Two young sisters have died in Somalia after undergoing female genital mutilation (FGM), CNN reports.
Aasiyo and Khadijo Abdi Warsame, ages 10 and 11, were both cut by the same circumciser in their rural village of Arawda. The girls bled for 24 hours after the procedure and ultimately died from complications associated with the cutting, Aden Mohammed, director of the women's rights group Galkayo Education Center for Peace and Development, told CNN.
The sisters passed away as their mother was bringing them to a health center on Tuesday. The tragic news comes just two months after the government of Somalia announced that it would pursue its first FGM prosecution, following the death of a 10-year-old girl, Deeqa Dahir Nuur, who was subjected to FGM.
"It is another sad story coming even before the dust settles and action is taken in the Deeqa case. Yet there seems to be reluctance in discussing and passing the anti-FGM law," Mohammed told CNN.
"We hope that this will serve as a wake-up call for those responsible to see the need to have the law in place to protect girls from this heinous practice," she said.
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FGM, which is often performed by untrained midwives using knives, razors, or glass, can cause life-threatening bleeding, infections, and infertility. The procedure is typically done around puberty to preserve girls' virginities and make them more appealing for marriage. Despite common misconceptions, FGM is a cultural practice, not a religious one.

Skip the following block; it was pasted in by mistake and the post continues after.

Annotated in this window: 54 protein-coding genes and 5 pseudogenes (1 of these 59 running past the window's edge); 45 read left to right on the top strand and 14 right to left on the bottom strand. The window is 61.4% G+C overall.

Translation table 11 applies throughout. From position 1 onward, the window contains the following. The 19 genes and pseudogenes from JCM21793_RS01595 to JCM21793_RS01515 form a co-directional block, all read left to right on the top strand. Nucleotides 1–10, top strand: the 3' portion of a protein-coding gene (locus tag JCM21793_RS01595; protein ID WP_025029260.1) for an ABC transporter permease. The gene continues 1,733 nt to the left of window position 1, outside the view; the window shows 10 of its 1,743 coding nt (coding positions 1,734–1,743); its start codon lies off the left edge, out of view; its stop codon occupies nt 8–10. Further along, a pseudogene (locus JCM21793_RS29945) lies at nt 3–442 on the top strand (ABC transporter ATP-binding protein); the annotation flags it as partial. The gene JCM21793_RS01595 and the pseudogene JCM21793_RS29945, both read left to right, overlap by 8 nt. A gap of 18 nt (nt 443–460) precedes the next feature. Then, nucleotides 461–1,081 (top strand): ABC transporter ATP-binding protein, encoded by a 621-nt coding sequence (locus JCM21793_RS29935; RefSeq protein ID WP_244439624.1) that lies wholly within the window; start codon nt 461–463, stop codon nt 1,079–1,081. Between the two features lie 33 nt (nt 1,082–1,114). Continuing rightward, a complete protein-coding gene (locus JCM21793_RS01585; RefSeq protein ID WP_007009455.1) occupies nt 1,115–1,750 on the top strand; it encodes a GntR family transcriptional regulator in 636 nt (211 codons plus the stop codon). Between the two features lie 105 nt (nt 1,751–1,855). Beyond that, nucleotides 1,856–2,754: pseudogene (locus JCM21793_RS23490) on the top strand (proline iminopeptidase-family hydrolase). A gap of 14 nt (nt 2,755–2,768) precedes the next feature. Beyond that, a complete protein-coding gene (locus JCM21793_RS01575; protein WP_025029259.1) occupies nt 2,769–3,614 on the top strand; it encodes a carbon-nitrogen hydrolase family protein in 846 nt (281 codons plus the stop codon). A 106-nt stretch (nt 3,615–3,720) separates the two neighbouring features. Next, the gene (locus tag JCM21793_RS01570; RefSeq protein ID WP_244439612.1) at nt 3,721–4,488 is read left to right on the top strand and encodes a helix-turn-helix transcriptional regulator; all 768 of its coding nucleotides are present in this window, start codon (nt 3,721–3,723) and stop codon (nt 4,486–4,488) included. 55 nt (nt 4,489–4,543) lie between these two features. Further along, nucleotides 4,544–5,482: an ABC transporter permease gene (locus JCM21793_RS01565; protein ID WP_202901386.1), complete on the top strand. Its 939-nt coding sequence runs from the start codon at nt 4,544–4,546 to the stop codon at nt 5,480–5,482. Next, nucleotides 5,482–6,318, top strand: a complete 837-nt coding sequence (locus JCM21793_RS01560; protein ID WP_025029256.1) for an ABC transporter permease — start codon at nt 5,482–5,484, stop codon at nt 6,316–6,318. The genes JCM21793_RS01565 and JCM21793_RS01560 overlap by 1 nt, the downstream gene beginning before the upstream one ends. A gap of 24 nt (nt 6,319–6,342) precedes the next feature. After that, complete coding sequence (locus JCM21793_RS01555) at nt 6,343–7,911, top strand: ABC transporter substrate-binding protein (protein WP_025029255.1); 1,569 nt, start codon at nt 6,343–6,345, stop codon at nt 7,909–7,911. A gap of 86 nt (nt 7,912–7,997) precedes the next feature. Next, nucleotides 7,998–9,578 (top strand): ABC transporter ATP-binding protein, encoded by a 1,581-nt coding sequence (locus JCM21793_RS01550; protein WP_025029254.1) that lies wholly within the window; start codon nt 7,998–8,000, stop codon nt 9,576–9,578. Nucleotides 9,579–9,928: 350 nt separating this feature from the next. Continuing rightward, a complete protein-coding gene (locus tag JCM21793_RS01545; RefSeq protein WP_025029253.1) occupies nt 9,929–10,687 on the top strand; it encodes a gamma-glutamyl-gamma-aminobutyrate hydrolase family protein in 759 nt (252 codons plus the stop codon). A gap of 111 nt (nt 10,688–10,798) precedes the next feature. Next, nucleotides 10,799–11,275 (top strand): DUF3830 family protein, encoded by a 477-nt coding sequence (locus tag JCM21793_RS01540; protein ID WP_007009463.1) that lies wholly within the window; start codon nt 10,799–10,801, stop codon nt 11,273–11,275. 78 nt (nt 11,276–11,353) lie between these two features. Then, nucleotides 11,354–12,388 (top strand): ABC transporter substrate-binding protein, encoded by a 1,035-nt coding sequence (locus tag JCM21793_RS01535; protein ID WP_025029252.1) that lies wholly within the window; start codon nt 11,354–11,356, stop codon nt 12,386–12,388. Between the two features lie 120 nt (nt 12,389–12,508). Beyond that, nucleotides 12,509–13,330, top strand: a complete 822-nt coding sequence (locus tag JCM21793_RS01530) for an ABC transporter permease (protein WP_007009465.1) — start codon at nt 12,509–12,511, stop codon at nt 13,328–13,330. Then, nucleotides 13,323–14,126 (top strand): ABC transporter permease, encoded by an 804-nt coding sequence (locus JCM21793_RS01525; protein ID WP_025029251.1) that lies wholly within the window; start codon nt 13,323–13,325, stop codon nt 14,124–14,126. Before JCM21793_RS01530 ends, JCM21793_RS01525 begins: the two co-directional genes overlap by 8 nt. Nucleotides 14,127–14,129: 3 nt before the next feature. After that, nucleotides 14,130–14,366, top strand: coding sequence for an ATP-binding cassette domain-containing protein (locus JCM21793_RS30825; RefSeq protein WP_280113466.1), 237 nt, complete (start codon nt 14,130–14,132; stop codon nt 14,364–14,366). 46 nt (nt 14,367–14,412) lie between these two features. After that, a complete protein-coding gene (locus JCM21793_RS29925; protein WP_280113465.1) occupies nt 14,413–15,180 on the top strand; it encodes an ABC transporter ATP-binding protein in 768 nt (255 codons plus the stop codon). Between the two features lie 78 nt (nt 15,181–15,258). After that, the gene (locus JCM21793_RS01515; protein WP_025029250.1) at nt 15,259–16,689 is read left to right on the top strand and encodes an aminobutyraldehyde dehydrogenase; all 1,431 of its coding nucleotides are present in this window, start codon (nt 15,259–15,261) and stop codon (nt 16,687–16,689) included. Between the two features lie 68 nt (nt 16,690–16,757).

Deputy Prime Minister Mahdi Mohamed Guuled spoke out against the practice, common in Somalia, in July, after news of Nuur's death broke.
"This is an historic moment for ending FGM in Somalia. This cannot be happening in our country in the 21st century. It is not part of our religion, and it will not be part of our culture," Mohamed Guuled told CNN.
FGM remains legal in Somalia, which has one of the highest rates of FGM in the world. It is estimated that 98% of Somali women between the ages of 15 and 49 have undergone the procedure — most undergo FGM before they turn 15, according to the World Health Organization.
Internationally, FGM is recognized as a human rights violation. However, several other African countries, including Mali, Guinea, Sierra Leone, Egypt, and Sudan have rates of FGM above 80%.
FGM affects 200 million women and girls worldwide and putting an end to this practice is essential for achieving gender equality.